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It represents packers of more than 60 percent of the canned foods produced in the United States, not including milk.

Its membership is about 650 firms, operating 1,070 plants. The association is in full sympathy with the purpose of the Department of Agriculture to correct such deficiencies as have been found to exist in the present Food and Drugs Act, and the recommendations it presents on behalf of the industry are based upon its desire to assist those responsible for legislation in formulating a measure that will accomplish the purposes desired without imposing unnecessary hardship.

It is the opinion of the industry that many, if not most, of the new or revised provisions embodied in S. 1944 are more directly applicable to products other than foods, and for that reason we earnestly petition that you give consideration to the preparation of a separate food bill. Foods differ as widely from drugs and cosmetics both in nature and in character of control necessary over them that separate legislation would eliminate many of the problems involved in formulating and enforcing a law designed to cover all these classes of products.

The suggestions and recommendations we have to make relate to the provisions as carried in S. 1944. If a separate food bill should be prepared, these suggestions and recommendations we request be embodied in that bill.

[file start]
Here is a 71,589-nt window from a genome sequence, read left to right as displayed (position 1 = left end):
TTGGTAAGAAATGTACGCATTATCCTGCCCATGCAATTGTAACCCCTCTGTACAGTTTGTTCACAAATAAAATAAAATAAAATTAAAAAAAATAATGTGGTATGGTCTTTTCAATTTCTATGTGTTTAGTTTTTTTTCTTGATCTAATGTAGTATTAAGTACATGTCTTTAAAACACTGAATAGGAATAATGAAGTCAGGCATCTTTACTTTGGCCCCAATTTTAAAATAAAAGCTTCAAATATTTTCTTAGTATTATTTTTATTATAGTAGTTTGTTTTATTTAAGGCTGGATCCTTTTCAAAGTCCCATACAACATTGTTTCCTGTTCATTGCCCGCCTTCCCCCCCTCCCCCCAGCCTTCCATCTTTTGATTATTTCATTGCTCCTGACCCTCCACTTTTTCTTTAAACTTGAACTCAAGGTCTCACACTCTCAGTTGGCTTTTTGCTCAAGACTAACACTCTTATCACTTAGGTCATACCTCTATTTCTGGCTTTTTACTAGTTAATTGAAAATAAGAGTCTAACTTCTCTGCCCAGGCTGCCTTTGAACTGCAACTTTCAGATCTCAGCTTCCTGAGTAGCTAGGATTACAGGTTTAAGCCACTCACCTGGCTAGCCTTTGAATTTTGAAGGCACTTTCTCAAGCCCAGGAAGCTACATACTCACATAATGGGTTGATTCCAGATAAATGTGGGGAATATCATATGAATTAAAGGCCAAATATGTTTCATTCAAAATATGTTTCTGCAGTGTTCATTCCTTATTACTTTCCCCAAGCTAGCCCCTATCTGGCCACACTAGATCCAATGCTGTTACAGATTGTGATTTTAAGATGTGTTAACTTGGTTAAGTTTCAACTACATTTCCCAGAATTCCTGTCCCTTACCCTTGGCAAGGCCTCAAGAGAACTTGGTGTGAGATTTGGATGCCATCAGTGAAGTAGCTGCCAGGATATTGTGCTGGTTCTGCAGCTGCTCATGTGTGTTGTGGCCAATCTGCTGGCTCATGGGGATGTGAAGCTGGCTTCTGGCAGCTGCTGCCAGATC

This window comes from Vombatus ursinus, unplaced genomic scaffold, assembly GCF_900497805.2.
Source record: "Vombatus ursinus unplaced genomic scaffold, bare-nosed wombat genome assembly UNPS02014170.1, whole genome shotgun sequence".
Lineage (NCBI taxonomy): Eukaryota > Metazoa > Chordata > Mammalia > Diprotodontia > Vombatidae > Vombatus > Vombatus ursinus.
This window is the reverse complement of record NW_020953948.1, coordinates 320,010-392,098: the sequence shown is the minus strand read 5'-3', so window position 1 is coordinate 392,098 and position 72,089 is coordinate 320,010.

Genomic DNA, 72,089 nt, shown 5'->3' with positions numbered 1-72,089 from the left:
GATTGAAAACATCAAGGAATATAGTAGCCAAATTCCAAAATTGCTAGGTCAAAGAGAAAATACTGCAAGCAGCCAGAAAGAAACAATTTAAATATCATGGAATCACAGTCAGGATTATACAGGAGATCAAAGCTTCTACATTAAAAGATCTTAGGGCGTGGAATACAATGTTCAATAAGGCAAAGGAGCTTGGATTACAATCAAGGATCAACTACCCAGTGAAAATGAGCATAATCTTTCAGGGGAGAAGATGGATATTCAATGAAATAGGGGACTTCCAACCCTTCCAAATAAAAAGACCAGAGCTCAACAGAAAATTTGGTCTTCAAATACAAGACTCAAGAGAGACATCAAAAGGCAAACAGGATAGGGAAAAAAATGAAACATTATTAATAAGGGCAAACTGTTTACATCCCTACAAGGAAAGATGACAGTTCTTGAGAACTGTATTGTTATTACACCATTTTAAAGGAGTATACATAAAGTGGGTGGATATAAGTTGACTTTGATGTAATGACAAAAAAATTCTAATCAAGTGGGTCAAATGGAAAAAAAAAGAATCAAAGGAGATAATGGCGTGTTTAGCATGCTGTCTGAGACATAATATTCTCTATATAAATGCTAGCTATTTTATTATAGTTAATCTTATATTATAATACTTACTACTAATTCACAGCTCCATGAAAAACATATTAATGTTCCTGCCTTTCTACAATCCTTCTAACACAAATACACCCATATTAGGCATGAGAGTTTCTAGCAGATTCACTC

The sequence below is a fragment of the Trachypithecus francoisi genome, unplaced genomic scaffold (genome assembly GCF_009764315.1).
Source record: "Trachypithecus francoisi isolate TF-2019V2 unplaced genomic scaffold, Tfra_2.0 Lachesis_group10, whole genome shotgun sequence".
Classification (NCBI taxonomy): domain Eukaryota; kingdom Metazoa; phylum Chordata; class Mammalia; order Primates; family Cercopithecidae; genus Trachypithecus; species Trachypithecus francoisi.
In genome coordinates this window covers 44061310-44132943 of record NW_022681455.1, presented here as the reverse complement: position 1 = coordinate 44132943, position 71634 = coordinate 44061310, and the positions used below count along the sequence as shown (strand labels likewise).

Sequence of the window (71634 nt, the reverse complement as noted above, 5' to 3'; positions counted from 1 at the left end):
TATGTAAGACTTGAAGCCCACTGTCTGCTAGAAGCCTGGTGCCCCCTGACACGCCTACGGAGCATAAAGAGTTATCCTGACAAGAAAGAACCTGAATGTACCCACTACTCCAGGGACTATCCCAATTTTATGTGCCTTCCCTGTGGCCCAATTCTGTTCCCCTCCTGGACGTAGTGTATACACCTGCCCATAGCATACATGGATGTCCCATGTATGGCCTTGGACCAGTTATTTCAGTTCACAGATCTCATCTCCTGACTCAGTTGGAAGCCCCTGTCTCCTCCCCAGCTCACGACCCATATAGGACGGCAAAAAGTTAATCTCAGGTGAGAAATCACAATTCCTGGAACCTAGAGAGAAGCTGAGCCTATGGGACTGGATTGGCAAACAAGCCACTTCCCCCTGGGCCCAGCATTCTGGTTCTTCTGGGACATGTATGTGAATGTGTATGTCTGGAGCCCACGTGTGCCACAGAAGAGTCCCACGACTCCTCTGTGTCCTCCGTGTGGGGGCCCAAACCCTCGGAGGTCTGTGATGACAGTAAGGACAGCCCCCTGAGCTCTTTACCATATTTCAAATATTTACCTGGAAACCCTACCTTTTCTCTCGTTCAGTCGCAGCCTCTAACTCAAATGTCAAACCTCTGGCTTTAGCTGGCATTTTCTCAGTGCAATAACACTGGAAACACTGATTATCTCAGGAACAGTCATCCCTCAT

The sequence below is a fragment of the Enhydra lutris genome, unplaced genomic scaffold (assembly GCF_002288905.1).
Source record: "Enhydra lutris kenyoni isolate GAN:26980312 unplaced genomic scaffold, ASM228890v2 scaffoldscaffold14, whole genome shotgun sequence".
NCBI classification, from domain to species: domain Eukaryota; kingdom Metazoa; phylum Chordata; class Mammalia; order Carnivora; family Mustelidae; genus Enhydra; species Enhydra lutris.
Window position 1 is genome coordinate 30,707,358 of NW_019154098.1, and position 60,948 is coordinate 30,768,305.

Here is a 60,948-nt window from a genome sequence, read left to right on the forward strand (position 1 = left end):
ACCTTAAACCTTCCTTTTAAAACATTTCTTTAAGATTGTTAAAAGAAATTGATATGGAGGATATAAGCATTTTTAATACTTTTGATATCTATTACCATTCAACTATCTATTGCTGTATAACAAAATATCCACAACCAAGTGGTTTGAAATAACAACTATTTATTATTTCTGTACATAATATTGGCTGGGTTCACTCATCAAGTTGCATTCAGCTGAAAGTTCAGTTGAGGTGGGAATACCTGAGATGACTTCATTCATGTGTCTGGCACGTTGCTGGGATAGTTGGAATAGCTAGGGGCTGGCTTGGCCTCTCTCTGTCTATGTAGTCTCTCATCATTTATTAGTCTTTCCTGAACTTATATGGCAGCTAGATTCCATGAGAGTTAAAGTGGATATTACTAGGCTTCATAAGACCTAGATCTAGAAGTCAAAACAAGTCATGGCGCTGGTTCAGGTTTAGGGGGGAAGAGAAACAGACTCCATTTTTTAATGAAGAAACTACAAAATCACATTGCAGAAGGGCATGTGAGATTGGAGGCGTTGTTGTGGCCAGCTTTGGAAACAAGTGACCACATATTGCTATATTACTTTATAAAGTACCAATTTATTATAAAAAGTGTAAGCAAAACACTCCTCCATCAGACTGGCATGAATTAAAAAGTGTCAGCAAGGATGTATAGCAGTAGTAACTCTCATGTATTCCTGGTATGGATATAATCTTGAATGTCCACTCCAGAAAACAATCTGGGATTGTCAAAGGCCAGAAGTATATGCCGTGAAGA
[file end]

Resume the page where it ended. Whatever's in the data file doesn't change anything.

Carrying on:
As a general amendment, we recommend that wherever the word "health" is used there be substituted the words "public health." The word "health" alone might be interpreted to mean the susceptibility of an individual to injury from a food that may be eaten with impunity by the normal person. Other specific recommendations are as follows:

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The term "canned food" shall mean all food which is in hermetically sealed containers and is sterilized by heat, except meat and meat food products which are subject to the provisions of the meat inspection act of March 4, 1907 (34 Stat. 1260), as amended, and except canned milk.

The addition of this definition is because of revisions that will be
recommended in section 11 of the bill.
Section 3 (a), line 23, page 3.
Section 3 (a), line 6, page 4.

word "may have."

Delete the words "or may be."
Substitute the word "has" for the

The canning industry believes that the determinations provided for in this section should be based upon fact rather than conjecture. Section 7 (a), line 19, page 8. After the word "food" insert the words "other than canned food." After line 24, page 8, add "If it be canned food and falls below the standard of quality or fill of container, promulgated by the Secretary for such canned food, and its package or label does not bear a plain and conspicuous statement prescribed by the Secretary of Agriculture indicating that such canned food falls below such standard." The addition of this paragraph is also requested because of recommendations that will be made in connection with section 11.